The use of the word "straight" here is not quite right. The analogy is this picture you and another person walking south from the north pole starting in slightly different directions. You both begin moving away from each other but by the time you reach the equator you're distance apart stops growing and starts shrinking until as you reach the south pole you meet. You are walking "straight" in the sense that you neither turn left nor right but your paths are curved in the sense that the distance between you doesn't change uniformly. This is because the surface of the earth is not flat but curved... i.e. curved 2-dimensional space.

    In SR space and time are components of 4-dimensional space-time so you can imagine objects traveling at different velocities as traveling in different space-time directions (at a rate of one space-time unit per proper-time unit.) In GR this space-time is curved so as you "walk" in space-time your direction=velocity can change. You are accelerated relative to other object's paths.
     
  10. Feb 7, 2009 #9

    Nabeshin

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    String theory (if it were correct) might shed some understanding into a unification of forces, but it's not going to get much closer to why things happen. For example, why are things strings instead of points? At a certain point you just have to lay down an initial set of postulates and accept them. For the case of this discussion it's that mass (through gravity) warps spacetime.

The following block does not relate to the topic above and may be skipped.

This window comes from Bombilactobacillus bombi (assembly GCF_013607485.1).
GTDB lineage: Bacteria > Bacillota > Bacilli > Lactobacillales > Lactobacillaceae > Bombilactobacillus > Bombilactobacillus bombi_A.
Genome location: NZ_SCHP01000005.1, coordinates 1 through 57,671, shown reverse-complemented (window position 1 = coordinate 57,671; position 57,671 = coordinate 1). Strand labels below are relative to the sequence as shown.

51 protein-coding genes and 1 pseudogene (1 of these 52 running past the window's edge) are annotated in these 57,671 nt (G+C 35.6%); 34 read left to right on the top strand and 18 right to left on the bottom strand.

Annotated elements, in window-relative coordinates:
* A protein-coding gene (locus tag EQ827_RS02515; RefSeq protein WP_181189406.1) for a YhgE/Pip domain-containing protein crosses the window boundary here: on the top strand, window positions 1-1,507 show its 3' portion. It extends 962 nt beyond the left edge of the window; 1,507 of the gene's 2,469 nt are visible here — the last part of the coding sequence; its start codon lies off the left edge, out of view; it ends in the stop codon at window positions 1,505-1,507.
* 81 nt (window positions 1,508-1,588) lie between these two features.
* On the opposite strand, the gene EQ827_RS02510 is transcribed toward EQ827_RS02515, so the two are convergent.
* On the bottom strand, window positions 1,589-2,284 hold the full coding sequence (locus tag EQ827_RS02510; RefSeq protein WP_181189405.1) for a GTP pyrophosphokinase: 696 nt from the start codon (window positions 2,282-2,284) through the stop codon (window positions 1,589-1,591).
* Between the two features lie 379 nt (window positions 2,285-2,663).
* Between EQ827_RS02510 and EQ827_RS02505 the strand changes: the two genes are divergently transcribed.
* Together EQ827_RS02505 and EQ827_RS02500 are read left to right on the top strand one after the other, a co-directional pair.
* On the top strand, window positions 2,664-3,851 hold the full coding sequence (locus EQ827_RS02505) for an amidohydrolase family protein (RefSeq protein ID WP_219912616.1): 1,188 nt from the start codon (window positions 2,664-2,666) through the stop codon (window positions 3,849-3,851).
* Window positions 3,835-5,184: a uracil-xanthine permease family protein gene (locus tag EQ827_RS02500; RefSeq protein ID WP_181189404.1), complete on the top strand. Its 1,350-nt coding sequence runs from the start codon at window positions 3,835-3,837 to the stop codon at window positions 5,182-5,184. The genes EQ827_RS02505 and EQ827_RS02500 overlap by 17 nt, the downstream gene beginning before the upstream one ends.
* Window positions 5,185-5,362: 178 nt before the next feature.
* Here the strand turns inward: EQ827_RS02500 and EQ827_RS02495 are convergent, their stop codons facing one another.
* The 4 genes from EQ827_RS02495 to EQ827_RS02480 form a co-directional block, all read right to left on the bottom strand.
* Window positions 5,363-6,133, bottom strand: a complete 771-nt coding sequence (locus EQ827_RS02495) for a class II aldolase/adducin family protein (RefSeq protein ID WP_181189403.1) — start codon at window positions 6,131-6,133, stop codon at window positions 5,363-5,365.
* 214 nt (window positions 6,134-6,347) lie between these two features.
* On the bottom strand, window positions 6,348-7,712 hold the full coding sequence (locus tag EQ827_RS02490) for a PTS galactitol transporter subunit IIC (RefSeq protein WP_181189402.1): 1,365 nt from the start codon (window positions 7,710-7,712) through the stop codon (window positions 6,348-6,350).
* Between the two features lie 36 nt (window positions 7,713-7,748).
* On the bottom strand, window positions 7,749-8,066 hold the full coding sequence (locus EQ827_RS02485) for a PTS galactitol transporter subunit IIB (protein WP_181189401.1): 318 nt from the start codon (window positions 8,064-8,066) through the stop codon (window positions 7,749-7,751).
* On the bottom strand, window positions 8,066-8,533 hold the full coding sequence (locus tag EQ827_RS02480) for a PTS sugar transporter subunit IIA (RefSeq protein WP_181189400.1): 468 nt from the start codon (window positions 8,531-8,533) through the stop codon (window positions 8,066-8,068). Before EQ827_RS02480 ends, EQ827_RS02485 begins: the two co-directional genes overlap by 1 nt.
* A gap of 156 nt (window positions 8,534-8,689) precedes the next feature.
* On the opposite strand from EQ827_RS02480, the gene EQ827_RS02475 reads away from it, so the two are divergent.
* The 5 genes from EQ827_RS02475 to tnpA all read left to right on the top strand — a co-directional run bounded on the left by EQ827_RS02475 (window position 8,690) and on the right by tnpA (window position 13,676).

11. Feb 7, 2009 #10

    DaveC426913

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    I can't say why it might be this way of course, but I get the gist of what strings solve.

    If particles are ponts (0 dimensions) then the transfer of energy between two points must occur at a rate that is infinite (according to HUP the smaller distance and time, the larger the transfer rate will be).

    But strings solve this problem by providing a mechanism whereby the energy transfer is NOT at an infinite rate becaue it occurs over a non-zero distance and a non-zero time.

    It is greatly simplified I grant but, if I am indeed understanding it correctly, not only does it resolve the problem of particle interaction but it also reconciles SR/GR with QM quite elegantly in one fell swoop that's within the grasp of a layperson.
     
  12. Feb 8, 2009 #11

    Nabeshin

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    Yeah, this is what I mean. We find theories which work better, are simpler, more concise, or what have you. But yet your description doesn't give a why beyond "it resolves problems". I think this is actually a very important thing to understand because a lot of people think science attempts to delve into the why of matters, but it really cannot do more than describe (albeit in much more elegance).
     
  13. Feb 9, 2009 #12

    tiny-tim

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    Hi hermy! :smile:

    I think you're confusing the spacetime of special relativity with general relativity …

    SR spacetime is flat (as you say, it's just a combination of 3-d space and time) …

    GR spacetime is curved (locally, it is flat, and looks exactly like SR spacetime, in the same way that the Earth's surface locally looks flat :wink:) …